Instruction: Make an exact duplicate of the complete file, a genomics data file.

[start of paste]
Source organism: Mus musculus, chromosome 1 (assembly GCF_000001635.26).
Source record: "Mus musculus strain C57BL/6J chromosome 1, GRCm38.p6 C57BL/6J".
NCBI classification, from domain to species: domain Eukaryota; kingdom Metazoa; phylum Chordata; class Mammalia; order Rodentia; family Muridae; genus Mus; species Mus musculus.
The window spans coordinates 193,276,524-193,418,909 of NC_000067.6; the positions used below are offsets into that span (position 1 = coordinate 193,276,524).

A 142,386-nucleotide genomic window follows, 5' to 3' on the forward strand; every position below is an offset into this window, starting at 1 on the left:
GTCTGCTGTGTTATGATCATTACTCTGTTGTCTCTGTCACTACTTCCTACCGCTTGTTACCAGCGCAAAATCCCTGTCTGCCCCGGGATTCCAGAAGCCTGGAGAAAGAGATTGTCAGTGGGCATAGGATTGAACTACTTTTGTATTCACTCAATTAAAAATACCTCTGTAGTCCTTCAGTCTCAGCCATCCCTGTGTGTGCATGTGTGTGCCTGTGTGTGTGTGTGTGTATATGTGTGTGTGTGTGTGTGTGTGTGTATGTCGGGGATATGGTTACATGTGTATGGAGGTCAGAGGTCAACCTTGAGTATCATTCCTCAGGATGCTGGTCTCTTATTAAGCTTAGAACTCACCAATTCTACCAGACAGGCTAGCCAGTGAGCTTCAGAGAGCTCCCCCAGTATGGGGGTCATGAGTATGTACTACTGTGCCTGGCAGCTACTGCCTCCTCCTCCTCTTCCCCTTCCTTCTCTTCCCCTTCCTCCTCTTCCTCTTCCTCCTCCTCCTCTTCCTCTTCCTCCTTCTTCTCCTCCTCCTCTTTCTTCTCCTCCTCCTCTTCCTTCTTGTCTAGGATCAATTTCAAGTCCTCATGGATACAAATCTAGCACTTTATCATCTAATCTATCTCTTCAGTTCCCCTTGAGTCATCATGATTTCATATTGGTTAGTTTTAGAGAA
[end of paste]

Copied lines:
Source organism: Mus musculus, chromosome 1 (assembly GCF_000001635.26).
Source record: "Mus musculus strain C57BL/6J chromosome 1, GRCm38.p6 C57BL/6J".
NCBI classification, from domain to species: domain Eukaryota; kingdom Metazoa; phylum Chordata; class Mammalia; order Rodentia; family Muridae; genus Mus; species Mus musculus.
The window spans coordinates 193,276,524-193,418,909 of NC_000067.6; the positions used below are offsets into that span (position 1 = coordinate 193,276,524).

A 142,386-nucleotide genomic window follows, 5' to 3' on the forward strand; every position below is an offset into this window, starting at 1 on the left:
GTCTGCTGTGTTATGATCATTACTCTGTTGTCTCTGTCACTACTTCCTACCGCTTGTTACCAGCGCAAAATCCCTGTCTGCCCCGGGATTCCAGAAGCCTGGAGAAAGAGATTGTCAGTGGGCATAGGATTGAACTACTTTTGTATTCACTCAATTAAAAATACCTCTGTAGTCCTTCAGTCTCAGCCATCCCTGTGTGTGCATGTGTGTGCCTGTGTGTGTGTGTGTGTATATGTGTGTGTGTGTGTGTGTGTGTGTATGTCGGGGATATGGTTACATGTGTATGGAGGTCAGAGGTCAACCTTGAGTATCATTCCTCAGGATGCTGGTCTCTTATTAAGCTTAGAACTCACCAATTCTACCAGACAGGCTAGCCAGTGAGCTTCAGAGAGCTCCCCCAGTATGGGGGTCATGAGTATGTACTACTGTGCCTGGCAGCTACTGCCTCCTCCTCCTCTTCCCCTTCCTTCTCTTCCCCTTCCTCCTCTTCCTCTTCCTCCTCCTCCTCTTCCTCTTCCTCCTTCTTCTCCTCCTCCTCTTTCTTCTCCTCCTCCTCTTCCTTCTTGTCTAGGATCAATTTCAAGTCCTCATGGATACAAATCTAGCACTTTATCATCTAATCTATCTCTTCAGTTCCCCTTGAGTCATCATGATTTCATATTGGTTAGTTTTAGAGAA